It has been more than two years since the Chevy Bolt recall due to battery-related fire risks. In this article, we analyze the repercussions of the recall, taking a close look at its impacts on the electric vehicle (EV) industry and Chevrolet as a company. We will also examine the lessons learned and how they have shaped the EV landscape today.
If you leased or purchased a 2017-2023 Chevy Bolt it is very likely that you are entitled to compensation. Contact Cali Lemon Lawyers for a free case evaluation.
The Chevy Bolt recall began in November 2020, following reports of battery fires in parked vehicles. The National Highway Traffic Safety Administration (NHTSA) initiated an investigation, discovering that the root cause was a manufacturing defect in the high-voltage battery cells produced by LG Chem.
In response to the findings, Chevrolet issued two major recalls. The first recall, in January 2021, affected 68,667 vehicles and involved a software update to address the battery issue. However, the issue persisted, and in July 2021, a second recall was issued for 110,000 vehicles, which required battery module replacements.
The Chevy Bolt recall had significant financial repercussions for both Chevrolet and LG Chem. General Motors (GM), Chevrolet’s parent company, estimated the cost of the recall at $1.8 billion. The expense was shared between GM and LG Chem, with the latter shouldering a large portion of the cost.
The recall tarnished the reputation of the Chevy Bolt and raised concerns about the safety of EVs in general. Consumers became more cautious when considering EV purchases, with many opting for established brands with proven track records. Chevrolet’s market share in the EV segment declined, opening up opportunities for competitors such as Tesla, Ford, and Volkswagen.
In an effort to rebuild consumer trust, Chevrolet implemented several measures:
What has GM/Chevy done to make things right for Chevy Bolt owners? Late last year Chevy announced that they would be providing a software update and hardware replacement to correct the issue. GM has offered full battery module replacements for the 2017-2019 Bolt EVs and is set to provide defective battery replacements for the 2020-2022 Bolt EV/EUV.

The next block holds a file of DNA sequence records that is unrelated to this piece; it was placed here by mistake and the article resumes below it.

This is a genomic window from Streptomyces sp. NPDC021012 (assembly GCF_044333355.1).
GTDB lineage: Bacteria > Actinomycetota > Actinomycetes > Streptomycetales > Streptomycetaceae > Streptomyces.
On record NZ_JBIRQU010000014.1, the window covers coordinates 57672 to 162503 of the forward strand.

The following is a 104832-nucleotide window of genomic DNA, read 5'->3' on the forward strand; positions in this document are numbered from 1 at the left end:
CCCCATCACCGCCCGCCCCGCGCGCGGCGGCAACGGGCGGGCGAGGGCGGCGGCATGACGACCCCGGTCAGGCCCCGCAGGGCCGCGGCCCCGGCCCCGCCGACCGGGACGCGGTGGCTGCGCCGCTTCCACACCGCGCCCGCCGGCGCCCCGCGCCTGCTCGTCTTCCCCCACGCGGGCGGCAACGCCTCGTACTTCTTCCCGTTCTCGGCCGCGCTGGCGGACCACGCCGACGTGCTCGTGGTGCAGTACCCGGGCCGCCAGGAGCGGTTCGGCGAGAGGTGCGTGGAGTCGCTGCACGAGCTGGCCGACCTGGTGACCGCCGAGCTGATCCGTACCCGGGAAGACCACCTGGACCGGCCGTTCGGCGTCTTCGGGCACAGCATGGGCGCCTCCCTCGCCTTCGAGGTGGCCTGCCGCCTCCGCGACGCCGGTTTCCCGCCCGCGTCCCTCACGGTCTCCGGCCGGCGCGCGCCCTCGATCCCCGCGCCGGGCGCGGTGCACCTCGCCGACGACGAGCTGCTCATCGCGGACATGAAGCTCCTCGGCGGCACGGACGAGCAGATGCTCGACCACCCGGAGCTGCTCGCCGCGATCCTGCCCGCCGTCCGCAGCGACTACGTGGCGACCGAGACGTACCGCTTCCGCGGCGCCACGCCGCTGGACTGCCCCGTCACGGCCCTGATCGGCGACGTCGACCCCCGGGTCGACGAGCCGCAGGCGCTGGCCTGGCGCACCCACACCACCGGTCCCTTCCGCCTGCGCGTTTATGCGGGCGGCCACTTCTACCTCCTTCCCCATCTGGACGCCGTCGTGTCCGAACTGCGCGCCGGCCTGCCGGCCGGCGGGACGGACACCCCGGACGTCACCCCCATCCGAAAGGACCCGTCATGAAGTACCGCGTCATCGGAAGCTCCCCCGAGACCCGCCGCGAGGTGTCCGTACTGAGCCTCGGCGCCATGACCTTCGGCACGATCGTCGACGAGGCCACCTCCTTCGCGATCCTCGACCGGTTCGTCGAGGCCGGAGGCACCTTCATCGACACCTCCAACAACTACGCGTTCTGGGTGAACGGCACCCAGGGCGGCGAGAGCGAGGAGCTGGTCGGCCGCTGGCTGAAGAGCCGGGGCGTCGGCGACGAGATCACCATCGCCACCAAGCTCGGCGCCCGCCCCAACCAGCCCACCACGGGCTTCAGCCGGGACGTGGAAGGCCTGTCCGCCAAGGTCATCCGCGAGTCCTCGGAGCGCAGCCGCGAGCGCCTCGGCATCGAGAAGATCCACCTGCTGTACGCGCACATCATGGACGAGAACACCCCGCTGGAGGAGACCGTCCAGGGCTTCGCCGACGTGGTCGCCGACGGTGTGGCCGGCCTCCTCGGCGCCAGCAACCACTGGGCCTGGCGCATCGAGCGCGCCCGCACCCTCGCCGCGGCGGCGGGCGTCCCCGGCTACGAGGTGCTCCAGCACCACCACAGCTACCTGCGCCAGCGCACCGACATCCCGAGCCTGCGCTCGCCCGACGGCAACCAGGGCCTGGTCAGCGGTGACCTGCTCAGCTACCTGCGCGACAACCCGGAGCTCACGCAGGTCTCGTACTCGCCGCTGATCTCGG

These battery replacements can be done at any GM dealership with no charge to the owner. Customers should make a service appointment as soon as possible with a dealer near them.
As the battery modules and replacements continue under the previous guidelines for the recall, General Motors informed Bolt owners of a software update that allows them to remove the overnight charging and parking limitations on their vehicles. That way, it could focus on building replacement battery modules.
The new software update automatically sets the maximum charge state to 80 percent, allowing owners to resume:
On top of that, the update can run diagnostics that detect specific abnormalities that could indicate a rare battery problem. These diagnostic processes are crucial.
It should be noted that the new software isn’t a final recall remedy. Owners should be notified when a replacement battery module is available. They should be aware of battery performance and stop driving Bolt EVs if they notice a problem.
Overall, GM is working with the battery supplier (LG) to identify the problem source, developing manufacturing methods that keep defects out of the newly built replacement modules. LG claims that it has now resumed production of batteries, increasing the manufacturing process to provide cells needed as replacements in the recall. This only applies to the Bolts and isn’t associated with the Hyundai Kona EV issue.